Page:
Innovative – Solar Canals May Help India Reach 100 GW Target

In Solar, Clean Talk, Environment, News, Renewable Energy, Sustainability
solar canal

India’s solar capacity reached 36.6GW in 2020, with the aim of growing it to 100GW by 2022 the Indian Government is looking at solar canals as an option.

Since one of the main challenges in building solar farms is finding the right place to do it. Land is relatively expensive in India and often has multiple owners, so the purchase of land involves many formalities.

Rooftop solar panels are one solution, but sunny space atop buildings is limited too.

The state of Gujarat is addressing this challenge by covering its canals with solar panels, a solution that saves land, water and carbon emissions in one go.

Solar Canals

In these solar canals, the panels are suspended on a metal structure over the canal, with benefits for both water conservation below and cooling of the panels above.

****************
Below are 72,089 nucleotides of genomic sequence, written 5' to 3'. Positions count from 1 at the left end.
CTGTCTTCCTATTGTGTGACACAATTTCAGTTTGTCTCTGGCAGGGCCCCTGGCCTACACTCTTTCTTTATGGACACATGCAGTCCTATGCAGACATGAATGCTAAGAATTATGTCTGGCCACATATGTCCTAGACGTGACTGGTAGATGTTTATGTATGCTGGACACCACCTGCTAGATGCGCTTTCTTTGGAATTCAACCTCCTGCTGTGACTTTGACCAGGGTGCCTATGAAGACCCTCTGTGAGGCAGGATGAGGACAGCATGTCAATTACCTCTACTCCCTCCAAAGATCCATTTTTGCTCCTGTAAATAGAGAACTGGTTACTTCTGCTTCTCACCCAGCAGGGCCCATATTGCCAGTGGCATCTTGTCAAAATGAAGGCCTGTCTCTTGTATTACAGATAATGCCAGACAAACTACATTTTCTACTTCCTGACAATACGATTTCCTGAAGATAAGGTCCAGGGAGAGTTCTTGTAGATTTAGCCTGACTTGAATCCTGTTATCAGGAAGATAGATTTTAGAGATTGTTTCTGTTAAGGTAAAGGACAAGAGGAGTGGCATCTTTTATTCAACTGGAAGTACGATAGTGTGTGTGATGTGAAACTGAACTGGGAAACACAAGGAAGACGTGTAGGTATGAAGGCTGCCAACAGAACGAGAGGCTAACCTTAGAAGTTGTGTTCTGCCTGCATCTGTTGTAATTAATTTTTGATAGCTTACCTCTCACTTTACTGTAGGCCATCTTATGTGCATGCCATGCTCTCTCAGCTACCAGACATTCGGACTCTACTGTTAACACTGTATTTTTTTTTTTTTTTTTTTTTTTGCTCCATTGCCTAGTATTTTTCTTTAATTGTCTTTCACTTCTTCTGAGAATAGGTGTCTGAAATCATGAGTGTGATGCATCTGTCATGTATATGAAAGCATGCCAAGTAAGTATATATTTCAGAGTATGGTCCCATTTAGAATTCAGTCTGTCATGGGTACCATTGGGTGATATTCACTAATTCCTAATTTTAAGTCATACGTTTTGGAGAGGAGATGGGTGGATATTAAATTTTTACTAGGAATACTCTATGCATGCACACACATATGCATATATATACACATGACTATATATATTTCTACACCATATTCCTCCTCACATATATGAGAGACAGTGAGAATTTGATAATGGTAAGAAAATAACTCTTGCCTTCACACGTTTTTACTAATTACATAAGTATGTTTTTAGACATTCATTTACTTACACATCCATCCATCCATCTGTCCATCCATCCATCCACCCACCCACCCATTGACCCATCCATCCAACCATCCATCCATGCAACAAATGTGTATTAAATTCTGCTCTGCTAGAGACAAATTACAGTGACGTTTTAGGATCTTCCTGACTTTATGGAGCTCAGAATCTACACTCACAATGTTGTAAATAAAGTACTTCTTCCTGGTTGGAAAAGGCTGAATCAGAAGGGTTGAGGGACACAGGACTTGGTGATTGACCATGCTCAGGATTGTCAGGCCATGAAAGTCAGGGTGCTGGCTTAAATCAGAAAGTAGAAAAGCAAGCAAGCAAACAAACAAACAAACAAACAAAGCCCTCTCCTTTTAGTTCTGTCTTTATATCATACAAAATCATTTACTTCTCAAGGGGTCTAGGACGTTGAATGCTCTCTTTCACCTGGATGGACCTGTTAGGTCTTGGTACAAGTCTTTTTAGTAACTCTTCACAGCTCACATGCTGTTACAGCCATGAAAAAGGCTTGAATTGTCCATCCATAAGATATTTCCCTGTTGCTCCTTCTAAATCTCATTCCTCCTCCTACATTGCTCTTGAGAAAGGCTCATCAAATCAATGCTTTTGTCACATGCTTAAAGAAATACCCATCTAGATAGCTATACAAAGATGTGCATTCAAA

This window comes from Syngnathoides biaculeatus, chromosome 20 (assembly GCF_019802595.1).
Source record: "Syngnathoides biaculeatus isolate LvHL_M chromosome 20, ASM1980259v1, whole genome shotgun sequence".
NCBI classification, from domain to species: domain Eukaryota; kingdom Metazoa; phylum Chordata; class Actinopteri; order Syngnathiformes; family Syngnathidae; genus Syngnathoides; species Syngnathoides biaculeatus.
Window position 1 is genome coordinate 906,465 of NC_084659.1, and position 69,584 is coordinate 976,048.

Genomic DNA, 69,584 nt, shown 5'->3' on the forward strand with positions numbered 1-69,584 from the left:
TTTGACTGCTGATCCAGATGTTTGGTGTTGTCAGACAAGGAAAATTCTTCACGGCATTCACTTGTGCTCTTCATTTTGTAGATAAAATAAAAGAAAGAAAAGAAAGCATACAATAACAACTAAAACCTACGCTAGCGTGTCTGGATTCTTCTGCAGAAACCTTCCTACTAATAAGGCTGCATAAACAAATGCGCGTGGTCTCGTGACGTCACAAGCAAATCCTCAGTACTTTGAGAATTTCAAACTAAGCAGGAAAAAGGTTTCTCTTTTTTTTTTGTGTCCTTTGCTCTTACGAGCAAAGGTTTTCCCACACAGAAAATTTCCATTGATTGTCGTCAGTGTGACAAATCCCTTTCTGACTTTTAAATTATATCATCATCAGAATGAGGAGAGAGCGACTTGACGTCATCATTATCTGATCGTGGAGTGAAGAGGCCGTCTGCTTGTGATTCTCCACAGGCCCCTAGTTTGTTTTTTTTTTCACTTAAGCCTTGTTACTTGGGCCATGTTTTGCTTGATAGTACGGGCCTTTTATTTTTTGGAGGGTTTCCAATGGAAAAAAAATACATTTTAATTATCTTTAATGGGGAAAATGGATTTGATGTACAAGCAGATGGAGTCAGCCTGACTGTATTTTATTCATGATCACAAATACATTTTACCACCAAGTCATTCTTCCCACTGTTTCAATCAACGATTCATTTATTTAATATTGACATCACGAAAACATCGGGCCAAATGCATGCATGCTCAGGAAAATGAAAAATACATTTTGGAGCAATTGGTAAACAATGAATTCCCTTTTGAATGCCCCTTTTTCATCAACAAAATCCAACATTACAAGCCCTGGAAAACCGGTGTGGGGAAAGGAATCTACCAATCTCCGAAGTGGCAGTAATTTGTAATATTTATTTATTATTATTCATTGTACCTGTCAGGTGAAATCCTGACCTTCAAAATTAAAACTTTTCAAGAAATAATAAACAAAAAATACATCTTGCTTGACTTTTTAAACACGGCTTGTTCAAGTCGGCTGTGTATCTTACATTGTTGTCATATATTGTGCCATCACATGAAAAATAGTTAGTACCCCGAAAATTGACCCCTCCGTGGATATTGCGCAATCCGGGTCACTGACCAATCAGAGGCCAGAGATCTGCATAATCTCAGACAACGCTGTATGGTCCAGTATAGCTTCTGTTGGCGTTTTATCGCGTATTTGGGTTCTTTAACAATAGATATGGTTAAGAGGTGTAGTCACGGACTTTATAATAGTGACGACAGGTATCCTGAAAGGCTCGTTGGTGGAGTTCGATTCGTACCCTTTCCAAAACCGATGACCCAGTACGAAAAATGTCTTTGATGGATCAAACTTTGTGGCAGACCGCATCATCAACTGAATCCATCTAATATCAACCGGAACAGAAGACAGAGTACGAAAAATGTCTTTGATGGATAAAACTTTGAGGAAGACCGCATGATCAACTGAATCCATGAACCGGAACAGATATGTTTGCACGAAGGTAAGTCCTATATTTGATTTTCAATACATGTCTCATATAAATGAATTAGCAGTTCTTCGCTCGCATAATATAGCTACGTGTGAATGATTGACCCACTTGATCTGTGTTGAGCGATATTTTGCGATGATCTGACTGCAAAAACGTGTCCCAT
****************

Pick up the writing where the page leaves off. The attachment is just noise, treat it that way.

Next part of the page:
The energy generated from the solar canal can provide electricity for farmers during the energy-intensive irrigation season, and out of season the electricity can be fed into the state grid, sold to distribution companies or used by the canal authority.

As this power is generated in a rural area, the transmission losses are reduced and the local grid is strengthened.

Since the first solar canal project, a number of others have been commissioned in India, including a 100MW canal-top solar power project atop the branch canals off the Narmada River, stretching for a distance of 40km, at an estimated cost of 1bn Indian rupees ($13.9m/£9.3m).

Overall, Gujarat has more than 80,000km of canals meandering through the state. According to Gujarat State Electricity Corporation, if 30% of these were converted to solar, 18,000MW of power could be produced, saving 90,000 acres of land.

Solar Canals

In states like Gujarat, Rajasthan and Maharashtra, where canals are mainly used for irrigation, evaporation is a big problem. This solution not only restricts evaporation but it also curbs algal blooms in the canals. Algae growth can clog water pumps and cause toxicity.

This innovative projects can provide cheap and consistent electricity to millions of farmers and improve their profits. So far, eight Indian states have commissioned canal solar projects.

Reference- BBC website, Mercom India, Financial Express, Gujarat State Electricity Corporation website, Getty Images

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